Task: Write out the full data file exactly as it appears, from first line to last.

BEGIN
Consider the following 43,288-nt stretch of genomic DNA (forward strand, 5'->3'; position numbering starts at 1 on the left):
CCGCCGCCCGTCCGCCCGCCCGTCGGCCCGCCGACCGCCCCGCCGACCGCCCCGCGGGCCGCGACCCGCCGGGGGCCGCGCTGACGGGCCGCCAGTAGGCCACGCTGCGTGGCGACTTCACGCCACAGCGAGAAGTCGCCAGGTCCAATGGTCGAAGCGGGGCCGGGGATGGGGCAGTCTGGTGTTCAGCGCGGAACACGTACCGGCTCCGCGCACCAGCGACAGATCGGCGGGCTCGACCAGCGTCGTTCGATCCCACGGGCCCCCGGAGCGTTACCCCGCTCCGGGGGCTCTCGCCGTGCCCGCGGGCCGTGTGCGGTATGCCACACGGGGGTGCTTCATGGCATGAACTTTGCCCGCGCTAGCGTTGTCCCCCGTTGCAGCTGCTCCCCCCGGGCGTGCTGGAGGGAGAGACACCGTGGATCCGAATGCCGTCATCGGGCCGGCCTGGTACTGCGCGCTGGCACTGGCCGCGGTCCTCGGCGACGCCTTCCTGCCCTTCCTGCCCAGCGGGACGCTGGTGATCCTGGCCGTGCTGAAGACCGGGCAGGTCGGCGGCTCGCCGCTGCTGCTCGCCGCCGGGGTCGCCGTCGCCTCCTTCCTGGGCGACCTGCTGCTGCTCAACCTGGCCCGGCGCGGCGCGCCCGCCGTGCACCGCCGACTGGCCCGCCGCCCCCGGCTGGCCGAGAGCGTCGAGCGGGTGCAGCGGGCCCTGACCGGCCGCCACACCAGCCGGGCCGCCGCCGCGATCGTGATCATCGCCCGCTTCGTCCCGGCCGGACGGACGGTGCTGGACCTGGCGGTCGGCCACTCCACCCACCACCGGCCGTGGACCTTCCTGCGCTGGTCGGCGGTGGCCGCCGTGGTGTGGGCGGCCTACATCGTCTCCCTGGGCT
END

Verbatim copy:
Consider the following 43,288-nt stretch of genomic DNA (forward strand, 5'->3'; position numbering starts at 1 on the left):
CCGCCGCCCGTCCGCCCGCCCGTCGGCCCGCCGACCGCCCCGCCGACCGCCCCGCGGGCCGCGACCCGCCGGGGGCCGCGCTGACGGGCCGCCAGTAGGCCACGCTGCGTGGCGACTTCACGCCACAGCGAGAAGTCGCCAGGTCCAATGGTCGAAGCGGGGCCGGGGATGGGGCAGTCTGGTGTTCAGCGCGGAACACGTACCGGCTCCGCGCACCAGCGACAGATCGGCGGGCTCGACCAGCGTCGTTCGATCCCACGGGCCCCCGGAGCGTTACCCCGCTCCGGGGGCTCTCGCCGTGCCCGCGGGCCGTGTGCGGTATGCCACACGGGGGTGCTTCATGGCATGAACTTTGCCCGCGCTAGCGTTGTCCCCCGTTGCAGCTGCTCCCCCCGGGCGTGCTGGAGGGAGAGACACCGTGGATCCGAATGCCGTCATCGGGCCGGCCTGGTACTGCGCGCTGGCACTGGCCGCGGTCCTCGGCGACGCCTTCCTGCCCTTCCTGCCCAGCGGGACGCTGGTGATCCTGGCCGTGCTGAAGACCGGGCAGGTCGGCGGCTCGCCGCTGCTGCTCGCCGCCGGGGTCGCCGTCGCCTCCTTCCTGGGCGACCTGCTGCTGCTCAACCTGGCCCGGCGCGGCGCGCCCGCCGTGCACCGCCGACTGGCCCGCCGCCCCCGGCTGGCCGAGAGCGTCGAGCGGGTGCAGCGGGCCCTGACCGGCCGCCACACCAGCCGGGCCGCCGCCGCGATCGTGATCATCGCCCGCTTCGTCCCGGCCGGACGGACGGTGCTGGACCTGGCGGTCGGCCACTCCACCCACCACCGGCCGTGGACCTTCCTGCGCTGGTCGGCGGTGGCCGCCGTGGTGTGGGCGGCCTACATCGTCTCCCTGGGCT